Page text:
What Does Counting Have To Do With My Gums?

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Let’s say you are experiencing bleeding gums and sensitivity while brushing. While going to the dentist isn’t your favorite activity, the blood on your toothbrush convinces you to stop procrastinating. Gum disease might run in your family, and you don’t want to start wearing dentures before age 50 like some of your older relatives.

You may also be experiencing the following symptoms of periodontal disease:

  • chronic bad breath
  • painful chewing
  • overly sensitive teeth
  • teeth that appear longer due to gum recession

So, you make that overdue appointment.  You are seated in the dental chair. The dentist puts you at ease with a kindly chair side manner as she explains everything you need to know to about your session today: 

“I’m going to use this instrument to measure the pockets in your gums. You will feel a slight poking. Let me know if this gets uncomfortable,” she explains. 

Standing next to the dentist is her assistant, who takes notes. What you hear next is the calling out of numbers. The dentist identifies each of your teeth using a two-digit number based on its location.

The first number is the quadrant of your mouth—1 to 4. The second is the number of the tooth—1 to 8. So, your upper right (maxillary) front tooth would be in quadrant 1, tooth 1—or numbered 11. Likewise, your lower right (i.e., mandibular) central incisor would be the first tooth in the 4th quadrant, or 41. 

Then the dentist calls out another number associated with the depth of the pockets in your gums.

The pocket measurements are vital

You are at the critical part of your visit. 

The really important numbers when it comes to your dental health are the dentist’s measurements of the gaps between the pocket of your gum and its nearby tooth. Those measurements are in millimeters. 

The numbers you want to hear are 1 to 3. Those lower numbers signify healthy gums and are your reward for regular brushing and flossing.

Numbers 4 and 5, on the other hand are indicators or warnings that you need to get regular checkups and cleanings. The aforementioned bleeding and inflammation could be signs that you are heading for serious periodontal complications, and loss of your teeth.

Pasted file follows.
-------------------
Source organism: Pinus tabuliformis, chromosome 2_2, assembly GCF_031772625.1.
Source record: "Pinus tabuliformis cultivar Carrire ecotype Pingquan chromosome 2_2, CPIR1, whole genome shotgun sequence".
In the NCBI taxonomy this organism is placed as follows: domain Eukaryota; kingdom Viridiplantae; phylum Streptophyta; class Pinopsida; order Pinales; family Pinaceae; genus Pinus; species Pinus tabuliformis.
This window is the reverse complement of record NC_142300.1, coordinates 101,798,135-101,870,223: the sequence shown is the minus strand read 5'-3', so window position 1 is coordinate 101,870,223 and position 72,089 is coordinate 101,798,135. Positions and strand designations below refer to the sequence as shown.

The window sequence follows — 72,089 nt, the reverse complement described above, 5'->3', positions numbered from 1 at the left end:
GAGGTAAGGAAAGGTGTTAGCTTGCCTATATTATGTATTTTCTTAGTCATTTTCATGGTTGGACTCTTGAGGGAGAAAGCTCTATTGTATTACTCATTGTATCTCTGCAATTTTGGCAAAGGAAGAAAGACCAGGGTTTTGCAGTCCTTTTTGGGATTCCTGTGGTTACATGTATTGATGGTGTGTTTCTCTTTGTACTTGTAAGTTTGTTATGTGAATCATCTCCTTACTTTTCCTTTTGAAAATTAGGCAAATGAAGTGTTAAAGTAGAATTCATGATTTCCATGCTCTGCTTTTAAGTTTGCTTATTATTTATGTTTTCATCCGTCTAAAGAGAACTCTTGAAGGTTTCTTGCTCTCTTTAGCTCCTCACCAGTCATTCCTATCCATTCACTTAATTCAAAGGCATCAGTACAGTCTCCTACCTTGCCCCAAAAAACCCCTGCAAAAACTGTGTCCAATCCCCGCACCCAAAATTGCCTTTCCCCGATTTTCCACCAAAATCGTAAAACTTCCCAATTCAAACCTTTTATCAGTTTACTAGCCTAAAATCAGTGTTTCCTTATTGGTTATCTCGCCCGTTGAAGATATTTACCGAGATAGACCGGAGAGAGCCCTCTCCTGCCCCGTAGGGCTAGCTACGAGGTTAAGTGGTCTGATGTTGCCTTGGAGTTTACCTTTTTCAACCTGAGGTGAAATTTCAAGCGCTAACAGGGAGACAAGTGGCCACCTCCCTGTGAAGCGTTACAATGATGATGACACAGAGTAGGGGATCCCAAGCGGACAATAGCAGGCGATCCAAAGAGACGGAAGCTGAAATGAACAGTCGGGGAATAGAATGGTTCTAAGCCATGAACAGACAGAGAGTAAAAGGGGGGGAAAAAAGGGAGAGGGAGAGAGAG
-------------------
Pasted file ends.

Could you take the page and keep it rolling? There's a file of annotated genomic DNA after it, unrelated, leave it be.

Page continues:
If your gap is 5 millimeters or higher, your dentist will likely set you up for a deep cleaning. That treatment involves scaling and root planning to remove of plaque buildup. You may even be a candidate for periodontal gum surgery.

What causes the high gap numbers:

  • natural bacteria in the mouth, which combine with mucus and other particles
  • poor brushing and flossing habits
  • a buildup of plaque, which can harden into toxic tartar 
  • failure to get regular checkups and cleaning
  • smoking, diabetes, hormonal changes in young women
  • autoimmune illnesses, such as AIDS
  • medications that lessen the flow of saliva
  • genetic susceptibility

How to keep the numbers low:

  • regular brushing twice daily with a fluoride toothpaste
  • regular flossing to remove plaque between the teeth, alternatively using a wooden or plastic pick or water flosser
  • regular dental visits for routine checkups
  • stop smoking 

We’d love to hear from you

Gum disease affects over 64 million Americans, and many aren’t even aware of this insidious threat to their dental health. If you haven’t seen your dentist for a  while, it’s time to make an appointment with your Portland area dentist.

 Learn more about our periodontal treatment dental care services at TenderCare Dental.

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